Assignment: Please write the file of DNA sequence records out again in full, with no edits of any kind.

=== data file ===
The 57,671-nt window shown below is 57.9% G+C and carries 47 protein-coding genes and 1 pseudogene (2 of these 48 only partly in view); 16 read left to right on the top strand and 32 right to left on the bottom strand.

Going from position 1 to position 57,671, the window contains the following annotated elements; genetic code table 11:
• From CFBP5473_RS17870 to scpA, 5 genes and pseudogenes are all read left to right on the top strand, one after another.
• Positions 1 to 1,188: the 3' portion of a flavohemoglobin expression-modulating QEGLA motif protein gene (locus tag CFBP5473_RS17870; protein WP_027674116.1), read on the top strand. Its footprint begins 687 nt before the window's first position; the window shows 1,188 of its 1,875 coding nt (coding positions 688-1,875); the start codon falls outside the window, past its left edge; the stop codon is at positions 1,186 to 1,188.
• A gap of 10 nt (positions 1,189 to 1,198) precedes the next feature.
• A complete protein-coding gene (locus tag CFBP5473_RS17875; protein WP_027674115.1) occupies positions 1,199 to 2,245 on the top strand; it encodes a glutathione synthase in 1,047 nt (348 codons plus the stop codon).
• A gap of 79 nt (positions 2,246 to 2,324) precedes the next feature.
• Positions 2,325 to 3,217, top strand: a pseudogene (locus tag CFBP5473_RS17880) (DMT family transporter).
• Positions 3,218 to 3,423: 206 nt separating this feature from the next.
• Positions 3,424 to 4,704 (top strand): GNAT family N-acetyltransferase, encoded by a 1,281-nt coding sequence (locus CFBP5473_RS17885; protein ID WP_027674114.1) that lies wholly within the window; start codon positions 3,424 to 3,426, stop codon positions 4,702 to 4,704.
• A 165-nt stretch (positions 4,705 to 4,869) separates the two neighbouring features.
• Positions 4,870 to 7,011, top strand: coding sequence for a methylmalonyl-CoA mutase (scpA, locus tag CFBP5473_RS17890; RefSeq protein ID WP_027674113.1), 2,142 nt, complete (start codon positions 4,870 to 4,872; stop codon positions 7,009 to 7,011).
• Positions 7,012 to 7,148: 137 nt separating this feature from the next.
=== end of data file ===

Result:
The 57,671-nt window shown below is 57.9% G+C and carries 47 protein-coding genes and 1 pseudogene (2 of these 48 only partly in view); 16 read left to right on the top strand and 32 right to left on the bottom strand.

Going from position 1 to position 57,671, the window contains the following annotated elements; genetic code table 11:
• From CFBP5473_RS17870 to scpA, 5 genes and pseudogenes are all read left to right on the top strand, one after another.
• Positions 1 to 1,188: the 3' portion of a flavohemoglobin expression-modulating QEGLA motif protein gene (locus tag CFBP5473_RS17870; protein WP_027674116.1), read on the top strand. Its footprint begins 687 nt before the window's first position; the window shows 1,188 of its 1,875 coding nt (coding positions 688-1,875); the start codon falls outside the window, past its left edge; the stop codon is at positions 1,186 to 1,188.
• A gap of 10 nt (positions 1,189 to 1,198) precedes the next feature.
• A complete protein-coding gene (locus tag CFBP5473_RS17875; protein WP_027674115.1) occupies positions 1,199 to 2,245 on the top strand; it encodes a glutathione synthase in 1,047 nt (348 codons plus the stop codon).
• A gap of 79 nt (positions 2,246 to 2,324) precedes the next feature.
• Positions 2,325 to 3,217, top strand: a pseudogene (locus tag CFBP5473_RS17880) (DMT family transporter).
• Positions 3,218 to 3,423: 206 nt separating this feature from the next.
• Positions 3,424 to 4,704 (top strand): GNAT family N-acetyltransferase, encoded by a 1,281-nt coding sequence (locus CFBP5473_RS17885; protein ID WP_027674114.1) that lies wholly within the window; start codon positions 3,424 to 3,426, stop codon positions 4,702 to 4,704.
• A 165-nt stretch (positions 4,705 to 4,869) separates the two neighbouring features.
• Positions 4,870 to 7,011, top strand: coding sequence for a methylmalonyl-CoA mutase (scpA, locus tag CFBP5473_RS17890; RefSeq protein ID WP_027674113.1), 2,142 nt, complete (start codon positions 4,870 to 4,872; stop codon positions 7,009 to 7,011).
• Positions 7,012 to 7,148: 137 nt separating this feature from the next.